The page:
Organizing

How to create a chores chart for kids

chores chart for kids
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Empty plates left on the table, backpacks strewn all over the floor, overflowing laundry baskets, and toys cluttering the car. If your kids sulk or run and hide when you ask them to do a simple task, why not consider creating a chore chart and reward them for their good behavior? By actually keeping a record of the tasks completed, your children feel more motivated to help around the home. Kids are never too young to start taking responsibility and doing a few of their own chores to learn the value of a dollar.


Read on to find out how children can help around the house with the help of a chores chart!

Why make a chores chart for children?

Chores charts are used to track and organize various household tasks. They usually look like calendars and are stuck onto the wall or refrigerator. However, they’ve evolved over time, and some now feel more official, consisting of metal sheets with magnets holding the chore sheets in place. There are many reasons why chores charts for kids are a great idea: They make kids feel helpful and capable of accomplishing tasks. Plus, doing tasks and odd jobs is important for a child’s development, so the earlier they begin, the better. Practice makes perfect!

 

When creating a chores chart for your kids, there are many things to consider. Think not only about which tasks should be done daily or weekly but also consider which chores for kids are suitable for their age. Getting a three-year-old to cut the grass was never going to end well.

For the youngest

Even children as young as two or three years old can help out with some household chores. The important thing is to integrate them in a playful way so it’s fun for them. That way they don’t see it as something they have to do. From setting the table to helping put away clean laundry, these particular chores for kids can be educational since children learn names, colors, and numbers. As soon as they start elementary school, kids can take on even more responsibility. This means they can take over household tasks such as dusting, feeding pets, and watering flowers.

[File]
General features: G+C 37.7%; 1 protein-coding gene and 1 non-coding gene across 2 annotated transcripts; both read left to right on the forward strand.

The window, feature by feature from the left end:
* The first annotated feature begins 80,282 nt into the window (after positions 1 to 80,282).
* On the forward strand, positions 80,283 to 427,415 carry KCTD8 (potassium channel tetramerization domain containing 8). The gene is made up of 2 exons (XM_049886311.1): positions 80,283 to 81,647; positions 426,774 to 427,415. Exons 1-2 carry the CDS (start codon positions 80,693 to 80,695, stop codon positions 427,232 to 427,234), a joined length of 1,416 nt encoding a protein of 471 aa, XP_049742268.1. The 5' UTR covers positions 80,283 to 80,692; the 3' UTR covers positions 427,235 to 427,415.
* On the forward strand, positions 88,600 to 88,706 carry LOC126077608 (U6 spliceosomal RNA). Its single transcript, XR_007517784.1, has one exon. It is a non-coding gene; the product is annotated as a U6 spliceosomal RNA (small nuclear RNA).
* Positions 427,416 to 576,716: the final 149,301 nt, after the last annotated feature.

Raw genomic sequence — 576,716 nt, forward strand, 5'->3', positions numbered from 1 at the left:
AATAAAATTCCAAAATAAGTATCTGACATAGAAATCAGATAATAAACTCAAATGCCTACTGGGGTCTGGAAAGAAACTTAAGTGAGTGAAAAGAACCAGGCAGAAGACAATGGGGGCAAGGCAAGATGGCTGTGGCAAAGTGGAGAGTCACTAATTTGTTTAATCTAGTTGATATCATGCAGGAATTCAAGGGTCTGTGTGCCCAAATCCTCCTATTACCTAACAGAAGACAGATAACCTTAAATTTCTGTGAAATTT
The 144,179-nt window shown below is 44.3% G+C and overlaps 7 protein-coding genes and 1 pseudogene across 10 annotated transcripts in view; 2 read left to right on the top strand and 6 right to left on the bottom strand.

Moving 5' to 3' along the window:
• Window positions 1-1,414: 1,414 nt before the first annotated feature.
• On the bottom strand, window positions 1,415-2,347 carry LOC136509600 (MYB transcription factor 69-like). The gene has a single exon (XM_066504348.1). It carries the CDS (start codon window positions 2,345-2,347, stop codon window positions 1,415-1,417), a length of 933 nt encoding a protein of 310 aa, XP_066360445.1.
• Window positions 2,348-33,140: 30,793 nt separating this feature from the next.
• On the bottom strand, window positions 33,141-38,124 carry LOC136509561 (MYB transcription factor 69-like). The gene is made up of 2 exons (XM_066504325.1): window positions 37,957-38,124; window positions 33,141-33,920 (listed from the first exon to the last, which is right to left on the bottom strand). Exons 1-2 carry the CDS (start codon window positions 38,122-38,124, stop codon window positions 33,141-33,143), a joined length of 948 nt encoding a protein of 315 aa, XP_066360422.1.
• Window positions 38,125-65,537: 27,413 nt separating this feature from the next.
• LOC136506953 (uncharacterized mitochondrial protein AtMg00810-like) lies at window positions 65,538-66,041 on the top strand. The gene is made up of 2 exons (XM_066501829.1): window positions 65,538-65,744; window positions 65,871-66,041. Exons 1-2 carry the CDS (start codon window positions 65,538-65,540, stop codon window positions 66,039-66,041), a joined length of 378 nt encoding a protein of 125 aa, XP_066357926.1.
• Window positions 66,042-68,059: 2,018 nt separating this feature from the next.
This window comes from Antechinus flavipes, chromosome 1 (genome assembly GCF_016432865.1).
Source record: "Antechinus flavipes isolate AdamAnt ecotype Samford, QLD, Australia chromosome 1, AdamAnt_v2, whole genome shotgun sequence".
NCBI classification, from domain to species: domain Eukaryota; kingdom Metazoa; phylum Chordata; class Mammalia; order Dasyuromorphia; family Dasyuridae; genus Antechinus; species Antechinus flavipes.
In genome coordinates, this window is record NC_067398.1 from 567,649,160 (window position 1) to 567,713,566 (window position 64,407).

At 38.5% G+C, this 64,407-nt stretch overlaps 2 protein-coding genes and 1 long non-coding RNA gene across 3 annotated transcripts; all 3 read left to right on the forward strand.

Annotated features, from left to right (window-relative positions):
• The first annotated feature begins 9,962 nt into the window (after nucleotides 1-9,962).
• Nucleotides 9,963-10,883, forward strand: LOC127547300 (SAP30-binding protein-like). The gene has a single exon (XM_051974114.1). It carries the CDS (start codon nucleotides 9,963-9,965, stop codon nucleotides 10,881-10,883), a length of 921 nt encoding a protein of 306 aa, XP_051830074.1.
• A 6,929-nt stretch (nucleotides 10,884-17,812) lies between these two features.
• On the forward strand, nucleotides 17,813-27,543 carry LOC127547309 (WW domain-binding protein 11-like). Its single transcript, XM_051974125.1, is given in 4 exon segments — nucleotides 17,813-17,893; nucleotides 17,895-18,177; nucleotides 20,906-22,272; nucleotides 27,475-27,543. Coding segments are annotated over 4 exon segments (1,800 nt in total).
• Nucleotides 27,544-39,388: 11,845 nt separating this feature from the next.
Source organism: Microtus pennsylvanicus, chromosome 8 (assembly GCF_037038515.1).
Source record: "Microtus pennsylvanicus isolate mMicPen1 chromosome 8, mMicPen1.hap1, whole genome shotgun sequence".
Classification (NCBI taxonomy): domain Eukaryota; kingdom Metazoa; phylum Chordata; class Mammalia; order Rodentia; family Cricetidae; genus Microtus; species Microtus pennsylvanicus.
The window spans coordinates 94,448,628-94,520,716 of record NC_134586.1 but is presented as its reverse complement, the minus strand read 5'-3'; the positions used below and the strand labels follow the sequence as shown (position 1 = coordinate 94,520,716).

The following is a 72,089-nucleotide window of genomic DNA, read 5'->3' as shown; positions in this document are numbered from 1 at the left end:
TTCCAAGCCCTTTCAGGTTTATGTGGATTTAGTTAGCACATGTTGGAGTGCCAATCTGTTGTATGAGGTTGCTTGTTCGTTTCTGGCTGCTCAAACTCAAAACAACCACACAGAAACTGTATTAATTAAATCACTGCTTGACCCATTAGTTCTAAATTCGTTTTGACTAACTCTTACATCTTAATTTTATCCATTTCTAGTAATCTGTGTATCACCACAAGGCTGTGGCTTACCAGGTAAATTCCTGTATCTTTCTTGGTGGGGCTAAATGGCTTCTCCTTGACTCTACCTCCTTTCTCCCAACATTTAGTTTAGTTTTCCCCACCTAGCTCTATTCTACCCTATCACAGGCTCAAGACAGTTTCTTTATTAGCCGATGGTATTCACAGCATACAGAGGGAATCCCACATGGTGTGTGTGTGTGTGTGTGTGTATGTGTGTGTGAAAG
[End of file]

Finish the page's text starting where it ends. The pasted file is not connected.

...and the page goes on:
For teenagers

School, friends, relationships, and sports are probably much more important to your teen than helping with household chores. How do you get them take part then? It’s important for them to feel they can decide what responsibilities they want to take on for themselves. So give them a choice: Either vacuum or mop the floor. Are all your kids all arguing over the same chore? Have a chore lottery! Write down all the household chores on small pieces of paper and put them into a hat. Everyone takes one out, and it’s pinned to the chore chart. Make sure that the distributed tasks are equally complex, so all the kids feel the situation is fair. 

For parents

Don’t think you’re getting out of any housework! It’s important to set an example to your children. As a parent, make sure you stick to the schedule and do all your assigned chores. You also have a teaching role to fulfill: Show your children how to use the washing machine, how to fold the laundry, or what to pay attention to when cleaning the car. If one member of the family isn’t doing their chores properly or refuses to do them, talk to them about it and find out why. 

Extra tips for the chores chart for children

Here are some tips to spice up the chore chart and make chores for kids more fun:

 

Collaborate: Chores are much more fun if you all work together. Even if most of the tasks are designed to be done by one person, find one or two where several people can help out. For example, put on some fun music and dance while putting away the kids’ toys. This helps to stop chores from feeling too monotonous and boring.

 

Encourage creativity: Why not let the kids design the chores chart themselves? Letting them contribute will help build trust, and entrusting them to organize the chart will help them better understand it. Go wild with colors and stickers to make it eye-catching.

 

Build lifelong skills: As teens get older, they may find the chore chart feels too childish, but this is the perfect time to turn it into a survival chart. Teach them to be independent and feel confident doing tasks they’ll need to do when they move out, such as ironing clothes, doing laundry, and changing the bed sheets.

 

Make chores a habit: Tasks become easier when they become a habit, so try to pair them up in the chore chart. For example, “always dry the sink after brushing your teeth,” “tidy up your toys after playing,” or “take your plate into the kitchen after eating.” Soon enough, these chores will become second nature. 

 

Creating a chores chart for kids and keeping everyone happy is not always easy. But with these tips from Ask Team Clean, housework becomes child’s play - literally!